It’s… really… hard.. to… write… this… I’m listening to the blissful ‘Xompulse’ while I dictate this entry to Shawn, my volunteer blog assistant. Well, I say ‘volunteer’, but a county court settlement recently confirmed that it was actually ‘indentured servitude’ by legal definition. Whatever, the fact remains that ‘the words’ remain Shawn’s job – until I am suitably satisfied that he has earned back the money he cost me when he saw fit to eat nearly half of the hors d’oeuvre that I had set out for my friends in expectation of the all night session on ‘Kira to Kaiketsu! 64 Tanteidan’ later that evening in 1997 (why were you even in the house, Shawn?? Who are you?!) – and my job is the general vibes and intermittent inspiration. But… my vibes… are being… so mollified… by this music…
Shawn, I swear to God, if I hear one more word out of your vulgarian lips I shall put your shrivelled testicles on the keyboard of that top of the line laptop and slam the screen down violently several times until you have naught but a pair of fleshy pancakes hanging between your knees. Let’s not make the same mistakes at Christmas that we made on Bonfire Night, OK?
‘Xompulse’ is just so… dreamy… comforting… cool… composed… that it’s difficult to not drop lid and just set your mind adrift (on, yes, memory bliss), surrender yourself completely to the album’s concept of exploring the space between reality in dream, that amazing feeling when you’re almost falling asleep in front of the telly so have your vivid yet glitchy dreams about realising you’ve forgotten your clothes while picking up the Nobel Prize for Physics, whilst still being narrated by Ian Darke. It’s a woozy wonder, with always enough structure and backing behind it to never fall into the dreaded ‘ambient’ territory, and with incredible guest sots by amazing rappers you’ve never heard of such as Fly Anakin, Koncept Jack$on and (especially) staHHr ensure the pace never gets too static. staHHr. staHHr. How do you think you’re supposed to pronounce that? Like staaaaar? Or do the capital ‘H’s give it more of a steeeeehr feel? Staher? While we’re on the subject, how on Earth do you say ‘Xompulse’? Personally, I’ve been pronouncing it ‘compst’ but starting with a ‘Z’ sound. Leave your favourite pronunciations in the comments, and don’t forget to like an subscribe.
Sigh, you’re all still thinking about Shawn, aren’t you? Well, I’ll tell you what I told that County Court judge: Shawn deserves precisely no sympathy after what he did to my Fried Calamari Bruschetta, so keep your fat nose out of my fucking business, you old cunt. I bet you’re wondering about how much I pay him, aren’t you? That’s an extremely outdated view of capitalism, Shawn and my working relationship isn’t based on something as gauche as money, but time. In savage pre-industrial days, there wasn’t really a concept of basing your work around time – the sun shone, the cocks cocked, and the seasons ravaged. In the early 14th century, in textile manufacturing towns like Ypres (in current day Belgium, as textile work wasn’t really dictated by changes of seasons, days etc, these workers were instead managed by a town bell which simply went off at the beginning and end of each shift. Nobody knew what time of the day that bell went off at, because we hadn’t really bothered with a concept of time yet. They just Believed in the Bell, and shouldn’t we all? Around 200 years later, in the 16th century, we were able to measure time by minutes and seconds, and soon everything was shaped around this recently abstract idea. When Spain conquered the Americas, disgusted buy the sight of these lazy savages who hadn’t yet submitted themselves to capitalism’s wage labour, and decadently saw no reason to work themselves to death, they immediately introduced the system of policing time, which is essential to capitalism’s ecology. By 1553, the Spanish crown insisted that at least one public clock were installed in every colonial city. This governance of time follows a particular logic, as social historian EP Thompson wrote “In mature capitalist society all time must be consumed, marketed put to use; it is offensive for the labour force merely to ‘pass the time’. The connection of specific activities to larger productive goals didn’t allow for time theft, and the discipline of the clock was enforced by violence across the globe”.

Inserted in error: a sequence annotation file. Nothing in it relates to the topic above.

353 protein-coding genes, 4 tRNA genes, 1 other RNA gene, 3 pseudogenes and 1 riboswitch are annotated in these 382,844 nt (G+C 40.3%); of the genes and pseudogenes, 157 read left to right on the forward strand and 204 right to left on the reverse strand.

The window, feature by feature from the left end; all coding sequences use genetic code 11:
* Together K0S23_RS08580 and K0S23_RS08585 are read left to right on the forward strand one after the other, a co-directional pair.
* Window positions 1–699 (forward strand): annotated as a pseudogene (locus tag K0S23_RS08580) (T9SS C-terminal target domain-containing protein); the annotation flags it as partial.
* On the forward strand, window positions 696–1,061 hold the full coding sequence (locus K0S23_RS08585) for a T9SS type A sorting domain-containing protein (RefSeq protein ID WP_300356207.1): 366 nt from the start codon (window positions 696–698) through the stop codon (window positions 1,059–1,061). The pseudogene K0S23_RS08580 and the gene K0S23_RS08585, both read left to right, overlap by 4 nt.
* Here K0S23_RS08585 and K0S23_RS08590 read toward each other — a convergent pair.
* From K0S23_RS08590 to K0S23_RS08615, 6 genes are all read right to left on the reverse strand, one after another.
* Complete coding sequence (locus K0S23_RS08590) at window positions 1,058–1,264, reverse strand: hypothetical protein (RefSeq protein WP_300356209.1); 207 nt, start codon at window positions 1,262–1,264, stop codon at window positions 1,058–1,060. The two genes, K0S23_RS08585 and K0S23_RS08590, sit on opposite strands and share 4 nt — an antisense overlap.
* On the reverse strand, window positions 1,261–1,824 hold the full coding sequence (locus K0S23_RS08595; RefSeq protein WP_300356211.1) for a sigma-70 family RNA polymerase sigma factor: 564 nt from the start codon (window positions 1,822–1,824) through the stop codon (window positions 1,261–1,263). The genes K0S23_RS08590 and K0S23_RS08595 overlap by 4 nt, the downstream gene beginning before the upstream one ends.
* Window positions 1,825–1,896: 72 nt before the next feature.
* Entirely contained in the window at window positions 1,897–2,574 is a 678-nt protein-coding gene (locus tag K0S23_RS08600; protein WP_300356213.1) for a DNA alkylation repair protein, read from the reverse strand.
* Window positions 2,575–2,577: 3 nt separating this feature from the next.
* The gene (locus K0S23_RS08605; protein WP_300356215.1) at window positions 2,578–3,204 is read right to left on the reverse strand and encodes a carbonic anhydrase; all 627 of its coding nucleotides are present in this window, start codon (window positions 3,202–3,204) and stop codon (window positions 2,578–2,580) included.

Does that answer your question? I pay Shawn in time rather than money. And then he uses that time to work for me. Did you forget about the Fried Calamari Bruschetta?
Anyway, great album.